This study shows the high activity of Au catalysts supported on graphite or graphene for cyclohexene oxidation. This study also highlights the effect that a WO3 co-catalyst can have on the selectivity, not only to the epoxide, but then subsequently to the diol, which was not presented in previous work by Ovoshchnikov et al. The results from this work have shown that a catalyst prepared via sol-immobilisation can be highly active for cyclohexene oxidation, most likely because of the narrow size distribution and high dispersion, as shown by TEM imaging. The results highlight that there is a large degree of tuning required for efficient formation of epoxide and diol from cyclohexene because of the large differences observed between impregnation and sol immobilisation catalysts. Problems associated with limitation of selectivity via production of the allylic alcohol, and the lack of in situ formed water required for hydrolysis to the diol ultimately limit the application of this system. Future studies could focus on the development of a catalyst to replace peroxide in the biphasic reaction by activation of molecular oxygen, followed by oxidation of a co-catalyst such as sodium tungstate.
Information on the data underpinning the results presented here, including how to access them, can be found in the Cardiff University data catalogue at http://doi.org/10.17035/d.2018.0054380854.
Conceptualization, S.P., K.W., S.H.T., and G.J.H.; Methodology, O.R., J.M., and S.P.; Validation, S.P., O.R., J.M., and R.V.E.; Formal Analysis, O.R., R.V.E., and S.P.; Investigation, O.R. and S.P.; Resources, S.H.T., G.J.H., and K.W.; Data Curation, O.R. and S.P.; Writing—Original Draft Preparation, O.R. and S.P.; Writing—Review & Editing, S.P., R.V.E., S.H.T., K.W., and G.J.H.; Visualization, O.R. and S.P.; Supervision, S.P., R.V.E., K.W., S.H.T., and G.J.H.; Project Administration, S.P., S.H.T., K.W., and G.J.H.; Funding Acquisition, S.P., R.V.E., K.W., S.H.T., and G.J.H.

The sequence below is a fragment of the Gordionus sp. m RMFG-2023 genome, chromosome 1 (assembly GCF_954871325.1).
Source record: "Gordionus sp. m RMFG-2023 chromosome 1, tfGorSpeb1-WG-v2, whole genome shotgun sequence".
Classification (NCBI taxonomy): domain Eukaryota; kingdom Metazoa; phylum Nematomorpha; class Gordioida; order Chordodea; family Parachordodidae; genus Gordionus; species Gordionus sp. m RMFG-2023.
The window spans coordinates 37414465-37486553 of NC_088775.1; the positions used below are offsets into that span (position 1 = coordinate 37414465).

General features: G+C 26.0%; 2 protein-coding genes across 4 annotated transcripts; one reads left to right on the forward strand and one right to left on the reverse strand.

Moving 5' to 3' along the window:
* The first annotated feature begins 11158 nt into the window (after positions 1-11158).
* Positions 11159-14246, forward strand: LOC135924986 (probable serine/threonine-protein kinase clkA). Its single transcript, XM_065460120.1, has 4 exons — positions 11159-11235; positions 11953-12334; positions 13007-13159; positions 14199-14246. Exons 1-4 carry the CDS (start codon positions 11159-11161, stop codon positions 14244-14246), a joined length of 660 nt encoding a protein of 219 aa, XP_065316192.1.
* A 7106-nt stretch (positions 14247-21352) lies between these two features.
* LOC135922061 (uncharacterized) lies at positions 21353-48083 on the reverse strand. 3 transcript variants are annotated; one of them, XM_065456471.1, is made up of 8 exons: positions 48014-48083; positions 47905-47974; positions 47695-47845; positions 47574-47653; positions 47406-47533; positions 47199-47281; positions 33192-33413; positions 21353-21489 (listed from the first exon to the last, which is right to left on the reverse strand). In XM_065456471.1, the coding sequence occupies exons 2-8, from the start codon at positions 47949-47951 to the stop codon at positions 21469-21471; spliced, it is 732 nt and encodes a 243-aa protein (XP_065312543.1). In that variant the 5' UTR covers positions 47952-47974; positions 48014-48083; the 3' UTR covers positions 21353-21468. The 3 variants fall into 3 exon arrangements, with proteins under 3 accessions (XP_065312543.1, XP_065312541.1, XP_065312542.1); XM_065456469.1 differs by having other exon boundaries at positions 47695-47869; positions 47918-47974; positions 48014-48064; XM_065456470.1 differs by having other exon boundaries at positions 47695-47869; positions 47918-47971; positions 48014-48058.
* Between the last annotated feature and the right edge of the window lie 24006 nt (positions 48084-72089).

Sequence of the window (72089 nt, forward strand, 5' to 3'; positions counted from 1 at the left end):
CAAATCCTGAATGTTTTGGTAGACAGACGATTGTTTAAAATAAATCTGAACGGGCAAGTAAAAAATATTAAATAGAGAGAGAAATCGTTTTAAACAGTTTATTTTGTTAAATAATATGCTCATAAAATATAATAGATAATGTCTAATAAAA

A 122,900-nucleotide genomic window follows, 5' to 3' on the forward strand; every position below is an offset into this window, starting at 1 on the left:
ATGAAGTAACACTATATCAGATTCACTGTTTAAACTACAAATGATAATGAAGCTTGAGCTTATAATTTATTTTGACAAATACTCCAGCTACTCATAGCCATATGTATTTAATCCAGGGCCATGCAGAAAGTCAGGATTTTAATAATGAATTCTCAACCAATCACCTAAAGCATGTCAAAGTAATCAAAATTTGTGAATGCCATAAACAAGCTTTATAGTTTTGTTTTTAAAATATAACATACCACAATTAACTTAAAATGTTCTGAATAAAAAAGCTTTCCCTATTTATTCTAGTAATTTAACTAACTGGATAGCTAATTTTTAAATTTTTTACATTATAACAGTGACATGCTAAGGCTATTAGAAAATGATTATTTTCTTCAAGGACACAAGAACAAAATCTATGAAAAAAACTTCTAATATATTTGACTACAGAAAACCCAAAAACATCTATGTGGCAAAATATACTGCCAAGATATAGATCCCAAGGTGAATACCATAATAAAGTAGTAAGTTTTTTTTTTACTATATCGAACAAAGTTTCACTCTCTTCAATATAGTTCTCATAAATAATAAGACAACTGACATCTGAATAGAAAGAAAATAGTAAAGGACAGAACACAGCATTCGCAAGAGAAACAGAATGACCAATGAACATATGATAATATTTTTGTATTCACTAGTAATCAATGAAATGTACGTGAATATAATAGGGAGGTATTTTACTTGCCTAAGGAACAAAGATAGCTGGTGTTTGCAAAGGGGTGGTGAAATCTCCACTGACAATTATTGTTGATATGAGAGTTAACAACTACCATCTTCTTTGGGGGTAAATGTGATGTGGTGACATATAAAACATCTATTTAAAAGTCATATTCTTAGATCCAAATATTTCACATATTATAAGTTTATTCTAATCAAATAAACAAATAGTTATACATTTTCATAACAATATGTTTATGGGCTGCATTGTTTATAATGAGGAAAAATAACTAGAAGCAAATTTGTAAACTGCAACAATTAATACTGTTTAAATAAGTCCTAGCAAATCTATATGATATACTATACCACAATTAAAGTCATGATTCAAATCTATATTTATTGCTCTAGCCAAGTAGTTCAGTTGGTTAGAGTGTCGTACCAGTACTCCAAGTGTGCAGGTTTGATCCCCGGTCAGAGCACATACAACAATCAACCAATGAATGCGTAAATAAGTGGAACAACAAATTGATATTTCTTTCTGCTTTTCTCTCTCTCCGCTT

This research was funded by INVISTA and the EPSRC, project reference EP/L016443/1.
The authors would like to thank Thomas Davies for supervision and advice regarding microscopy and the EM facility for providing instrumentation.
Conflicts of Interest
The authors declare no conflict of interest.
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Scheme 1. Proposed mechanism by Ovoshchnikov et al. for cyclohexene oxidation .
Scheme 2. Proposed mechanism for the allylic oxidation route adapted from the literature .
Figure 1. (a,b) Bright field transmission electron microscopy (TEM) images of 1% Au/graphene via sol immobilisation show mean particle diameter of 4.5 nm, standard deviation of 1.2 nm shown in (c). Bright field TEM images (d,e) of 1% Au/graphite via sol immobilisation show mean particle diameter of 4.2 nm, standard deviation of 1.1 nm shown in (f). Back-scattered electrons (BSE) images (g,h) of 1% Au/graphite prepared by impregnation show mean particle size of 19.3 nm and a standard deviation of 6.6 nm shown in (i).
Scheme 3. Adapted reaction scheme from Ovoschnikov et al. for effect of additional water .
Table 1. Performance of catalysts in cyclohexene oxidation a.
|Catalyst||Conversion (%)||Selectivity (%)|
|1% Au/graphite + WO3 b||I||17.7||29.8||31.1||22.2||5.1|
|1% Au/graphene + WO3 b||I||41.6||7.1||21.3||46.4||5.2|
a Reaction conditions: cyclohexene (10 mL), n-decane (1 mL) as an internal standard, catalyst (0.1 g), O2 (3 atm), 60 °C, 24 h, glass reactor. b All conditions are the same as a with additional WO3 (0.1 g). I = Impregnation method S = Sol immobilization; Cy–oxide = cyclohexene oxide; Cy–ol = 2-Cylohexen-1-ol; Cy–one = 2-Cyclohexen-1-one; Cy–diol = Cyclohexanediol.
Table 2. Effect of the addition of water to cyclohexene oxidation reaction a.
|Catalyst||Con (%)||Selectivity (%)|
|1% Au/graphite + WO3 b||I||17.7||29.8||31.1||22.2||5.1|
|1% Au/graphite + WO3 + H2O c||I||11.8||2.0||22.5||46.3||17.0|
a Reaction conditions: cyclohexene (10 mL), n-decane (1 mL) as an internal standard, catalyst (0.1 g), O2 (3 atm), 60 °C, 24 h, glass reactor. b all conditions are the same as a with additional WO3 (0.1 g). c All conditions are the same as b with additional H2O (1 mL). I = Impregnation method; Cy–oxide = cyclohexene oxide; Cy–ol = 2-Cylohexen-1-ol; Cy–one = 2-Cyclohexen-1-one; Cy–diol = Cyclohexanediol.